Confounded by so many notebooks of so many facts, I have been writing around and around the story today. Perhaps sleep will bring it all together into an intuitive informing of character for tomorrow.

Or perhaps I'll just have that dream, like my daughter, where I am really hungry and the refrigerator is full of only one thing: eggs. Cartons and cartons of eggs.

Analyze that.



13 August 2009

things i learned in conference

The Willamette Writers Conference was a great experience for me. Lots of writers. Lots of writing theory and practical suggestions. First-time exposure to the art of pitching, a most amazing process to witness. I did not pitch anything myself - just trying to figure out how it works at this point. And I might need to work on my knuckle-ball.

I did get a one-on-one manuscript critique with an established writer. The first 20-pages of my novel in progress were submitted back in June, and at the conference, I had a meeting with author and editor Jill Kelly for the review. It was encouraging to get positive feedback. Also confirmed some of my instincts that I have been second-guessing up to now, although in retrospect, it would have been nice if I could have embraced some of those thoughts six months ago. Ah, well. What's that they say about water and a bridge?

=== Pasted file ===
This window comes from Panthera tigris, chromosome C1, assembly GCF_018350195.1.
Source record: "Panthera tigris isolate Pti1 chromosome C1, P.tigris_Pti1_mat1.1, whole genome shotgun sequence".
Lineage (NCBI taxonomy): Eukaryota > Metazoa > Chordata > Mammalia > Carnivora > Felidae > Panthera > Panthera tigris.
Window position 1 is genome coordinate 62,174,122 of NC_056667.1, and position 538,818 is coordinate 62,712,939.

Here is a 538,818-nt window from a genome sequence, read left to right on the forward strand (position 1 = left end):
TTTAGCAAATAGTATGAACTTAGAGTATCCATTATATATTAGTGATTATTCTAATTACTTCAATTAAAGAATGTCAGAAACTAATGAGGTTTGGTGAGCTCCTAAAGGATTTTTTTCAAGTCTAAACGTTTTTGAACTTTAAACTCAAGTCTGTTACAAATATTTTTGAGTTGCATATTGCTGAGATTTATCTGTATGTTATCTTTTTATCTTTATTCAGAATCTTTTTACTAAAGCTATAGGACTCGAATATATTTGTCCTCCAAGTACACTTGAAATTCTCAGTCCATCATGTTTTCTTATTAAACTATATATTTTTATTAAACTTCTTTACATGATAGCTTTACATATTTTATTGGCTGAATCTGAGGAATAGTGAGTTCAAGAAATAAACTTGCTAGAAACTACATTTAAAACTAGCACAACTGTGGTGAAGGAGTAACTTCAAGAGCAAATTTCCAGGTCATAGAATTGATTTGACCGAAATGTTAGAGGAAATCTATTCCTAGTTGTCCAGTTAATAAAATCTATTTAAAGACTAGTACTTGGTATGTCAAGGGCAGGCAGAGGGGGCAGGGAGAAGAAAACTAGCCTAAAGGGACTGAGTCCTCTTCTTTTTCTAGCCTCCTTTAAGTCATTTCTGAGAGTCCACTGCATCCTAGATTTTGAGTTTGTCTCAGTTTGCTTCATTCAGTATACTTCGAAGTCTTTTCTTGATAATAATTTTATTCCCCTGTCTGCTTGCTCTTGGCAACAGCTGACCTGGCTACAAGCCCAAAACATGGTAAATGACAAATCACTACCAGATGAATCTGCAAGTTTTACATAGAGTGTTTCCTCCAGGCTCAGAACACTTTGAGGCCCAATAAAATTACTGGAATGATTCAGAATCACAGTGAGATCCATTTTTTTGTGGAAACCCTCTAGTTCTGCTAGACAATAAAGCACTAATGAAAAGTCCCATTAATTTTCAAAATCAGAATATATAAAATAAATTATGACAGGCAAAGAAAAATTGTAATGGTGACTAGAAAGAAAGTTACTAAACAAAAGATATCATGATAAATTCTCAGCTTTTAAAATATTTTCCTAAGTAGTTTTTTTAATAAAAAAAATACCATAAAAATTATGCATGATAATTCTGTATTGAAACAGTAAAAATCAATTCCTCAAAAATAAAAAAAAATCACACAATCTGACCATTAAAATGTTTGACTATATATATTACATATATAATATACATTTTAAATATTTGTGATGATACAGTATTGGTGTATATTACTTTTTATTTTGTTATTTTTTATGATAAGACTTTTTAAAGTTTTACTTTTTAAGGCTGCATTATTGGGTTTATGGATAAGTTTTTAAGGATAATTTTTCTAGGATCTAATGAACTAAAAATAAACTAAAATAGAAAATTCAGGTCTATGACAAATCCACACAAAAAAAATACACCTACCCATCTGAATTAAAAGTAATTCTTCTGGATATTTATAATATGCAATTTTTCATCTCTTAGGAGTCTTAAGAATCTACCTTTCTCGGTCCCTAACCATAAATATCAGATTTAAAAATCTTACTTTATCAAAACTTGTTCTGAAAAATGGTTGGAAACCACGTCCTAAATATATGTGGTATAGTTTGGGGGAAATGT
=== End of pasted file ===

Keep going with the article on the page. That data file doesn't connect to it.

The good news is I have a good, orderly direction to pursue as I move forward on the novel.

The bad news is my synopsis sucked. Ha. My first. Silver-lining is that there is "plenty" of room for improvement.

To quote my most favored (and frequent) rejection letter: Onward.


12 June 2008


This week, my novel found its voice. It has been more than a year of writing pages and pages of these boys, the Wildish boys. I have worked parts of it in and out of sessions at The Pinewood Table with Stevan Allred and Joanna Rose.

Most recently in a short summer session, I read a section that I knew was key but not working. Around the table with Stevan, Joanna, Hope, and Christi, the comments were as I expected - and more. High marks on character details, language and energy, but lots of confusion. Chaos. Anarchy, even.

Stevan wrote in his end notes, "I'm pretty lost."

But the conversation over the table was exactly what I needed. It prodded at the sensitive parts, revealed options, opened up language and potential. I went away last week with a new sense of direction and hope, infused with the energy and insights of my teachers, friends and peers.

Reading. Reading. I can hear it, that "thing" that I want, recognize it in my favorites. Stephen King's Stand By Me, William Kennedy's Ironweed and E.L. Doctorow's Billy Bathgate. I spent some days with Billy, marking "vertical" and "horizontal" in the margins, line by line.

Taking up my story, this novel in progress, I cleared away everything to get to the part that held my heart, the core of the Wildish story. And then I wrote. Or re-wrote, as it were.

Last night, Julia Stoops read the last chapter of her new novel, and we celebrated. A brilliant achievement. A lovely, talented writer. I am honored to have been across the table from Julia as she breathed life into her novel.

Then I read my revision, a 2-page segment, across the Pinewood Table. And I heard it. Voice.

Bigger than character voice. Stevan called it stance. It is the voice of the story.

It changes everything. I am elated.

My deepest thanks to Stevan and Joanna and all those who have sat across the table from me so that I might hear and practice. And write.